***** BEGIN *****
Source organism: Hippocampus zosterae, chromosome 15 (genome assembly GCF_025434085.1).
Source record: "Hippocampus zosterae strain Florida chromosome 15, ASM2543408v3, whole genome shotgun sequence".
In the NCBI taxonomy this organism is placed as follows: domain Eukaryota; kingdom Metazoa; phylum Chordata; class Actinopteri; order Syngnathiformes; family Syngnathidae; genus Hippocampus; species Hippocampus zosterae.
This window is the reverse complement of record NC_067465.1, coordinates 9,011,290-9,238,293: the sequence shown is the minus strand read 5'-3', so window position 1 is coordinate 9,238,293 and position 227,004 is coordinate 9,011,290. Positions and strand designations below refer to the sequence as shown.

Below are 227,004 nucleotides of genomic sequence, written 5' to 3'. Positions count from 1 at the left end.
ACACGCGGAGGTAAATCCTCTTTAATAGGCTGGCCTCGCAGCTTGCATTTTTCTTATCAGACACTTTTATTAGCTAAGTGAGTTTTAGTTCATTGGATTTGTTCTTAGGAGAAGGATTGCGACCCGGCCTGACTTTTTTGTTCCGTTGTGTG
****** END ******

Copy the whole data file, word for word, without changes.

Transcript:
Source organism: Hippocampus zosterae, chromosome 15 (genome assembly GCF_025434085.1).
Source record: "Hippocampus zosterae strain Florida chromosome 15, ASM2543408v3, whole genome shotgun sequence".
In the NCBI taxonomy this organism is placed as follows: domain Eukaryota; kingdom Metazoa; phylum Chordata; class Actinopteri; order Syngnathiformes; family Syngnathidae; genus Hippocampus; species Hippocampus zosterae.
This window is the reverse complement of record NC_067465.1, coordinates 9,011,290-9,238,293: the sequence shown is the minus strand read 5'-3', so window position 1 is coordinate 9,238,293 and position 227,004 is coordinate 9,011,290. Positions and strand designations below refer to the sequence as shown.

Below are 227,004 nucleotides of genomic sequence, written 5' to 3'. Positions count from 1 at the left end.
ACACGCGGAGGTAAATCCTCTTTAATAGGCTGGCCTCGCAGCTTGCATTTTTCTTATCAGACACTTTTATTAGCTAAGTGAGTTTTAGTTCATTGGATTTGTTCTTAGGAGAAGGATTGCGACCCGGCCTGACTTTTTTGTTCCGTTGTGTG